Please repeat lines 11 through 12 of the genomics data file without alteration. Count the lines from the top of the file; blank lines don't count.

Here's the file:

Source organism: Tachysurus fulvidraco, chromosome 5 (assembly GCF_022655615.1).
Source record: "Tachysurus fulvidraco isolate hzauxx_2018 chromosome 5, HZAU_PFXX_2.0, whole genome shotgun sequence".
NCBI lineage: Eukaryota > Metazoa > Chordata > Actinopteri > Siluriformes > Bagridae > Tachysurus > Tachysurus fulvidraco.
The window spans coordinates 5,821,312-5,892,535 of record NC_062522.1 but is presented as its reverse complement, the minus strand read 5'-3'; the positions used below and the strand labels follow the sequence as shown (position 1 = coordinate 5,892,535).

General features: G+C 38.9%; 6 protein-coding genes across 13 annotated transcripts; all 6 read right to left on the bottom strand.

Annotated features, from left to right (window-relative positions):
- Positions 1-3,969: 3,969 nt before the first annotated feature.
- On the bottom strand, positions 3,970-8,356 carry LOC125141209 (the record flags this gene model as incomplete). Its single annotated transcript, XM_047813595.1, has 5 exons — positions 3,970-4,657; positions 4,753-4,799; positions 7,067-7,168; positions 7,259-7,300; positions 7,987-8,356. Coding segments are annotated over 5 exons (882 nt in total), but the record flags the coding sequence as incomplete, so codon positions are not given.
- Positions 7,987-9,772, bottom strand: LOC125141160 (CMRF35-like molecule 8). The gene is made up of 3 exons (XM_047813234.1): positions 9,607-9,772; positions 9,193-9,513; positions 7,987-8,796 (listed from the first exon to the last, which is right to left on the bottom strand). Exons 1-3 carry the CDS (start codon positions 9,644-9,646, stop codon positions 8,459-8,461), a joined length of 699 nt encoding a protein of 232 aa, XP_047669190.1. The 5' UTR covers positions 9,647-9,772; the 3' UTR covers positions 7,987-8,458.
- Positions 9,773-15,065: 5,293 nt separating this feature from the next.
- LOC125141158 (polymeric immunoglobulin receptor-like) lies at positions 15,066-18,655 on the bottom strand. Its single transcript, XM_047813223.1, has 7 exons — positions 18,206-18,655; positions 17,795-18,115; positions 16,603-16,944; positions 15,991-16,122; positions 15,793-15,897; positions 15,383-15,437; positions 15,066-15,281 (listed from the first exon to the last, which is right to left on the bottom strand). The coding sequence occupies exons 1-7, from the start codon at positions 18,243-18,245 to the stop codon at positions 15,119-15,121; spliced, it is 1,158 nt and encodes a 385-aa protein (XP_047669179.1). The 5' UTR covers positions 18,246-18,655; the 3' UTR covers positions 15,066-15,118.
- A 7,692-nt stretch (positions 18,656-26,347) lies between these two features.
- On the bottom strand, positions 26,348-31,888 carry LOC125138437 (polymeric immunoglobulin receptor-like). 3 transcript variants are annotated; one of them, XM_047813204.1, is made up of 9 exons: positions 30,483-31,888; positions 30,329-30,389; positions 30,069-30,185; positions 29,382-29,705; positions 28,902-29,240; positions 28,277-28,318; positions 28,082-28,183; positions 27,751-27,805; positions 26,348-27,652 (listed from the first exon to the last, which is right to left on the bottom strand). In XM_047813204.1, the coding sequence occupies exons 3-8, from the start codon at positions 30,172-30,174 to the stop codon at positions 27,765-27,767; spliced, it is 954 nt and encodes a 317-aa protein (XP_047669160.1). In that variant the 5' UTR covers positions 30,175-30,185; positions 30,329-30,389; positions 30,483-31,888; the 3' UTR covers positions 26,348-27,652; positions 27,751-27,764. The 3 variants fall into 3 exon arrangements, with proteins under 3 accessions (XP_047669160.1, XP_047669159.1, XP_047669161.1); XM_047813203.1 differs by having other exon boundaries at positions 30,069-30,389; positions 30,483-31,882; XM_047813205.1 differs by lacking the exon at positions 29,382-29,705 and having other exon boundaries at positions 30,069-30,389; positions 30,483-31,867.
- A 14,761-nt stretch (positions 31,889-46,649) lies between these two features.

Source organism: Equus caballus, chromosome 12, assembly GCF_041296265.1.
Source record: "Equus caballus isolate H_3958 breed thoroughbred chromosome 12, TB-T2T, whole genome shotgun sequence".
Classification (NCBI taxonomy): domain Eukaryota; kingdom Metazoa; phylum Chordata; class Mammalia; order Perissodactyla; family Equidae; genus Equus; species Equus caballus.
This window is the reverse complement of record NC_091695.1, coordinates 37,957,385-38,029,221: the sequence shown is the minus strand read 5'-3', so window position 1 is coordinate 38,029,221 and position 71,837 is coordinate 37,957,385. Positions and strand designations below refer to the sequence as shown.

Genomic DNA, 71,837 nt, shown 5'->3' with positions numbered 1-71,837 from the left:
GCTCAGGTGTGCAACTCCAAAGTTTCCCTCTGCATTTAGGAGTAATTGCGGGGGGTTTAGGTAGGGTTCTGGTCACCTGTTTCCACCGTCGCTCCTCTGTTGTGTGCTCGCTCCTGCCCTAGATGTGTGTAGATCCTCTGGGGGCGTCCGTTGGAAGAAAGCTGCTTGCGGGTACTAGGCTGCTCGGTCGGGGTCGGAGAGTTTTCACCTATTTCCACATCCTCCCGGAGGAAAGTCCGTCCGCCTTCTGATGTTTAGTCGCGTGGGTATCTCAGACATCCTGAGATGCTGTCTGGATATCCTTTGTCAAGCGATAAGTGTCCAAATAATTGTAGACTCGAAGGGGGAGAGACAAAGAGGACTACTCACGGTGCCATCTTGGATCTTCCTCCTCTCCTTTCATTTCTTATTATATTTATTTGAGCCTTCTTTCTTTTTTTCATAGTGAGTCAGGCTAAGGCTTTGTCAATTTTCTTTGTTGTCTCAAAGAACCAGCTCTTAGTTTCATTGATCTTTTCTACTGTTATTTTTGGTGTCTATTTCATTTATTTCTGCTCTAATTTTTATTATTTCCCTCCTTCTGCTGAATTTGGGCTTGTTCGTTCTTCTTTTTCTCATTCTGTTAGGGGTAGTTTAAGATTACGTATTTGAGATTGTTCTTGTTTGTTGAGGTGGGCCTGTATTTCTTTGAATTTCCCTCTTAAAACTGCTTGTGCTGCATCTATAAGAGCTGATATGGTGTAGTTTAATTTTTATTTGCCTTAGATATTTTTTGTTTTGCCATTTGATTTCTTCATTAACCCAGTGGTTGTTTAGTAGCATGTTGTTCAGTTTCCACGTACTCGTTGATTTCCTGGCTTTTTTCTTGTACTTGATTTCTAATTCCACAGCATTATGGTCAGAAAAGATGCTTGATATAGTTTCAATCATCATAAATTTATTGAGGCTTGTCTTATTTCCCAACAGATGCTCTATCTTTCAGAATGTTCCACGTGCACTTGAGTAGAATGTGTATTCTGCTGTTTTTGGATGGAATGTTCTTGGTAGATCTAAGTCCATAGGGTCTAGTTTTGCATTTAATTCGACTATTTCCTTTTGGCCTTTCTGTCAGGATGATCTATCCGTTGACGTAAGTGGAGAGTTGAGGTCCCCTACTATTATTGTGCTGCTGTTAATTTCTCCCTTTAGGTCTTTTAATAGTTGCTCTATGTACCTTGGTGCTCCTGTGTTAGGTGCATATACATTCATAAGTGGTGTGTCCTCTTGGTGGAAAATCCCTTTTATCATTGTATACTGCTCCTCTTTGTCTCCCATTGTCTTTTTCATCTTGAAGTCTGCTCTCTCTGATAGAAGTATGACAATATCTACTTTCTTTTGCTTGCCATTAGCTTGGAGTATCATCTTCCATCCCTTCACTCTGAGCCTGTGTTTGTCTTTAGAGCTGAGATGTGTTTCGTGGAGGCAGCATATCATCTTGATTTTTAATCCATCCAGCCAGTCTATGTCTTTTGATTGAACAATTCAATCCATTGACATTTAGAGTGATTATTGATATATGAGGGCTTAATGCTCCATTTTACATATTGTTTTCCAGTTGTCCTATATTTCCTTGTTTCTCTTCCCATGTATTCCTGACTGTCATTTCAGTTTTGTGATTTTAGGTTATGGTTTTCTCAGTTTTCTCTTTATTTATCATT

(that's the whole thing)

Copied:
- LOC125141158 (polymeric immunoglobulin receptor-like) lies at positions 15,066-18,655 on the bottom strand. Its single transcript, XM_047813223.1, has 7 exons — positions 18,206-18,655; positions 17,795-18,115; positions 16,603-16,944; positions 15,991-16,122; positions 15,793-15,897; positions 15,383-15,437; positions 15,066-15,281 (listed from the first exon to the last, which is right to left on the bottom strand). The coding sequence occupies exons 1-7, from the start codon at positions 18,243-18,245 to the stop codon at positions 15,119-15,121; spliced, it is 1,158 nt and encodes a 385-aa protein (XP_047669179.1). The 5' UTR covers positions 18,246-18,655; the 3' UTR covers positions 15,066-15,118.
- A 7,692-nt stretch (positions 18,656-26,347) lies between these two features.